By Mark L. Blackman: On the evening of Tuesday, January 8, 2019, the New York Review of Science Fiction Readings Series held a Diamond Jubilee celebration for local writer Richard (Rick) Bowes on the occasion of his 75th Birthday.
Richard Bowes is the author of six novels, four story collections and over 80 short stories, earning two World Fantasy Awards, a Lambda Award, a StorySouth Million Writers Award, and an International Horror Guild Award, as well as works short-listed for the Nebula Award. He is a familiar face (and voice) as reader and audience at both the NYRSF and the Fantastic Fiction at KGB Reading Series. Born in Boston (with the accent to prove it), he grew up there and on Long Island, and has lived for decades in Greenwich Village.
The event, held at the Series’ venue, the Brooklyn Commons Café on Atlantic Avenue in the Borough sharing its name, kicked off as usual with a welcome from producer/executive curator Jim Freund, longtime host of WBAI-FM’s Hour of the Wolf radio program on sf and fantasy (99.5 FM in New York and worldwide at wbai.org), a reminder – or warning – that cameras were recording (the readings are Livestreamed), and an announcement of upcoming readers:
- Feb. 5: Karen Heuler and Mimi Mondal
- March 5: To Be Determined
- April 2: Theodora Goss and Barbara Krasnoff, guest-hosted by Mike Allen
Concluding his introduction to the event, Freund remarked that he “first met Rick forever ago” and described him as “a writer (and personal friend) whose accomplishments have entertained and challenged the thinking of innumerable readers” during his over 35 years in the genre, and his “go-to guest on Hour of the Wolf.” A reading by Bowes of his 9/11 story, “There’s a Hole in the City” (online now at Nightmare Magazine), is broadcast each year around 9/11 over WBAI.
At the microphone, much-honored editor of over 100 anthologies (and co-host of the aformentioned Fantastic Fiction Reading Series), Ellen Datlow, characterized Bowes as “a natural-born storyteller,” and read a tribute essay by Jeffrey Ford, “Bowes.” In it, Ford related how he met Bowes (at a Nebula Weekend) and how he was mentored by him. (Rick has also similarly helped other writers in the sf/fantasy community.) Bowes, he declared, is “low-key, but hysterical” (indeed, he has a wicked sense of humor that veers between acerbic wit and smartass cracks). “No one writes about New York like Rick” (as his followers on Facebook know) as “he moves through history in his fiction.” His time in New York (by which is meant the Village, East and West) encompasses the eventful (and tumultuous) times pre- and post-Stonewall, the AIDS crisis, and, as noted, 9/11.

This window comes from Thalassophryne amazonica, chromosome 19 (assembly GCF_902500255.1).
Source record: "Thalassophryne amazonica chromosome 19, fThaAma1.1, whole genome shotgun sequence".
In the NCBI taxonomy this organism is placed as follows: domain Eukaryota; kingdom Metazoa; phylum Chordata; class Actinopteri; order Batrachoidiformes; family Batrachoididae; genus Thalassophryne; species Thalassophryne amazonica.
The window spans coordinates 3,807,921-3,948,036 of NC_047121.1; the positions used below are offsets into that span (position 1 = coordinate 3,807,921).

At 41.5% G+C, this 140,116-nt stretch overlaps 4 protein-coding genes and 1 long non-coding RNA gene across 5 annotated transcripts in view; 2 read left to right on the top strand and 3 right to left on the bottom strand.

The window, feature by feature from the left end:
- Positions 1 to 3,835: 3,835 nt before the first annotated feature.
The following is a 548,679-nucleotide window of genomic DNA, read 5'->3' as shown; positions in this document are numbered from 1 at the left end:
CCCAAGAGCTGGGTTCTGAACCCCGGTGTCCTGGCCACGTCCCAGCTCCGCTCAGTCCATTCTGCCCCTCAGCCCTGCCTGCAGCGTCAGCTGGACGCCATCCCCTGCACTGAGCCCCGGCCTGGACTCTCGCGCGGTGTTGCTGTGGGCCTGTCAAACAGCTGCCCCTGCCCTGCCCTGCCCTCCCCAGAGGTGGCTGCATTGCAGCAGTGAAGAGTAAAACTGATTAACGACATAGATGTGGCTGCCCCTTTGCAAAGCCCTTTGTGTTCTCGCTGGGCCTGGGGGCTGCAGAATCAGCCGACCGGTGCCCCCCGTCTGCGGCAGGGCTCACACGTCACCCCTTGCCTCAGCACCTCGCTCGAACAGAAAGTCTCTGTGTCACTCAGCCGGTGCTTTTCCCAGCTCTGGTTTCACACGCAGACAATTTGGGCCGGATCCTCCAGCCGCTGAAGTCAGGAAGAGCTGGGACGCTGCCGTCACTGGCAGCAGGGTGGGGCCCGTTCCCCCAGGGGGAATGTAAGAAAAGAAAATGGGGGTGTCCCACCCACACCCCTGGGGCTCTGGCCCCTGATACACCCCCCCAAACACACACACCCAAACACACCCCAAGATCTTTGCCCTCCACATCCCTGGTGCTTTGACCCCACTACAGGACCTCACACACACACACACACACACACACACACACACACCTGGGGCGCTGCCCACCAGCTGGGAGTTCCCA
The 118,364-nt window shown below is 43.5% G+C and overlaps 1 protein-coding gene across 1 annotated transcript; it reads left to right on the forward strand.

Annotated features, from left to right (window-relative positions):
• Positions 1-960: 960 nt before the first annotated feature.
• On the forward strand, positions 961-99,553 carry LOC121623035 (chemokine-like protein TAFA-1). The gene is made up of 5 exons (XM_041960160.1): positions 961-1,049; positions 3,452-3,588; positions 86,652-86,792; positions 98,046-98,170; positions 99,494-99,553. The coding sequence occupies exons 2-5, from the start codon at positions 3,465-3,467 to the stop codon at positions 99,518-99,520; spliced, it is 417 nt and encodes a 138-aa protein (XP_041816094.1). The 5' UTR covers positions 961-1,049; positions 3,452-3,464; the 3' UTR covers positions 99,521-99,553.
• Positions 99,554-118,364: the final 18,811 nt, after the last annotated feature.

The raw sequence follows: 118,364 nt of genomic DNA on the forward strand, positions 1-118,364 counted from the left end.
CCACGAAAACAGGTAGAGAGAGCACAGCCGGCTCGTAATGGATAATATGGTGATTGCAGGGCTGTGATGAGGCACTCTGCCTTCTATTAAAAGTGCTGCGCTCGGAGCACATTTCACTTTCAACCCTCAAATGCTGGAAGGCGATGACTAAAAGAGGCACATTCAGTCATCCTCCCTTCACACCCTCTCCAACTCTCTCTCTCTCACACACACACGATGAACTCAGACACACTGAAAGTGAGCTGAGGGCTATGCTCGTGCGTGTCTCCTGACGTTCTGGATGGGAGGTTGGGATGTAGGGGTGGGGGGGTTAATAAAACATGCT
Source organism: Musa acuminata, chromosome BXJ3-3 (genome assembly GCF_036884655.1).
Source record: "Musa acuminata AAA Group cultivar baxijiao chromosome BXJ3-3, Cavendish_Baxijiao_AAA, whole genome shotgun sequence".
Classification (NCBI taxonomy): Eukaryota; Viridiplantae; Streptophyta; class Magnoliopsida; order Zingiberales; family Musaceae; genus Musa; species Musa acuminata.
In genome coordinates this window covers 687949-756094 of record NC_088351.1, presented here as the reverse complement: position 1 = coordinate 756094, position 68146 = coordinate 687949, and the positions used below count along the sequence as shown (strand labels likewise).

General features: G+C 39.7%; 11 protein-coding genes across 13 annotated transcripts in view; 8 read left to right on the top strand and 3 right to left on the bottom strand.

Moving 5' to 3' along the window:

Next, Barbara Krasnoff conducted an interview with Bowes (both are members of the New York City writers group Tabula Rasa) about his early writing career and an overview of his body of work, which includes If Angels Fight, Minions of the Moon, From The Files of the Time Rangers, and Dust Devil On a Quiet Street. If he is “remembered for anything,” he mused, “it will be for ‘There’s a Hole in the City.’” (Set on Wednesday, Sept. 12th, in it he alludes as well to past tragedies like the General Slocum, an excursion steamer that burned in the East River, and the Triangle Shirtwaist Factory Fire.)
More recently, his work has appeared (or will be appearing) in Mad Hatter and March Hares, Queers Destroy Fantasy, The Doll Collection, Black Feathers, and The Eyes Of Jack Saul. He is currently writing stories for a “fix-up novel” (short stories stitched together into a novel) about a gay kid in 1950s Boston. In a closing quip, he thanked Barbara and the gathering “for helping me remember stuff about myself that I didn’t know.” (At one point, he attributed a memory lapse to “This is what Trump has done to me.”)
During the intermission, there was a raffle drawing for donors (suggested donation is $7, but no one is turned away), with the prizes being Bowes’ Minions of the Moon and “short short stories” in the form of haikus, plus a copy of Ford’s tribute essay.
Opening the second half of the evening, Freund revealed that, among his other talents, Bowes is a songwriter, and brought up Natti Vogel to sing a ditty, lyrics by Rick and his brother Jerry, “I’m Oedipus Rex” (to the tune of “I’m Henry VIII,” from long before Natti’s time):
I’m Oedipus Rex, I am,
Oedipus Rex, I am, I am.
I got married to the widow next door.
She was married to my father before.
Rehabilitating himself from that literary travesty, Bowes read a story from his fix-up novel about Kevin, a gay kid with a shadow, his doppelganger, and the opening pages from “There’s a Hole in the City,” set on the evening of the day after 9/11, smoke and dust still in the air (and a family of tourists tries to get past checkpoints to gawk at Ground Zero).
Then, to conclude the festivities, a birthday cake – a vanilla cake decorated by Randee Dawn – was brought out (only one candle) and Vogel led us in “Happy Birthday.” Finally, his sister came up to share brief reminiscences about her “amazing” and “remarkable” brother, “Ricky.” (He taught her how to play chess and how to give him backrubs.)
As traditional at these Readings, the Jenna Felice Freebie Table offered giveaway books. The Café saw to more substantial food (and cake) needs.
The crowd of about 60 also included Rob Cameron, Madeline Flieger (Tech Director), Amy Goldschlager (filling in as ticket-taker for Barbara), Karen Heuler, Andrea Katz, Lynn Cohen Koehler, Matthew Kressel, Lissanne Lake, Brad Parks, David Mercurio Rivera, Pam Roberson, and Paul Witcover.